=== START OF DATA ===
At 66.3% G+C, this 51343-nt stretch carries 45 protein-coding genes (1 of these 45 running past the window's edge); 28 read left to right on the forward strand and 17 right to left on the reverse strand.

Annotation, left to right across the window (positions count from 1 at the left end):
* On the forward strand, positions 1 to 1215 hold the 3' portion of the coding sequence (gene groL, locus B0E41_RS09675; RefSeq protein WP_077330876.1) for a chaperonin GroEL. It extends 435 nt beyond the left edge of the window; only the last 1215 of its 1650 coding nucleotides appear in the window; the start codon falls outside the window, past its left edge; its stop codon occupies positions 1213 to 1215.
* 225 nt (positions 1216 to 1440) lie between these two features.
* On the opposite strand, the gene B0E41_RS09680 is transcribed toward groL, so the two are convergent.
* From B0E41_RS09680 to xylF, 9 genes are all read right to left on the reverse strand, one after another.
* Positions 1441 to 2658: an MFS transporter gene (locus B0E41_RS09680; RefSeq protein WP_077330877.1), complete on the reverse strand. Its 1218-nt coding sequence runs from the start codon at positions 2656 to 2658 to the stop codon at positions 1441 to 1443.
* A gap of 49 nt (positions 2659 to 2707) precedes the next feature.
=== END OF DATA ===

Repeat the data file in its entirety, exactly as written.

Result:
At 66.3% G+C, this 51343-nt stretch carries 45 protein-coding genes (1 of these 45 running past the window's edge); 28 read left to right on the forward strand and 17 right to left on the reverse strand.

Annotation, left to right across the window (positions count from 1 at the left end):
* On the forward strand, positions 1 to 1215 hold the 3' portion of the coding sequence (gene groL, locus B0E41_RS09675; RefSeq protein WP_077330876.1) for a chaperonin GroEL. It extends 435 nt beyond the left edge of the window; only the last 1215 of its 1650 coding nucleotides appear in the window; the start codon falls outside the window, past its left edge; its stop codon occupies positions 1213 to 1215.
* 225 nt (positions 1216 to 1440) lie between these two features.
* On the opposite strand, the gene B0E41_RS09680 is transcribed toward groL, so the two are convergent.
* From B0E41_RS09680 to xylF, 9 genes are all read right to left on the reverse strand, one after another.
* Positions 1441 to 2658: an MFS transporter gene (locus B0E41_RS09680; RefSeq protein WP_077330877.1), complete on the reverse strand. Its 1218-nt coding sequence runs from the start codon at positions 2656 to 2658 to the stop codon at positions 1441 to 1443.
* A gap of 49 nt (positions 2659 to 2707) precedes the next feature.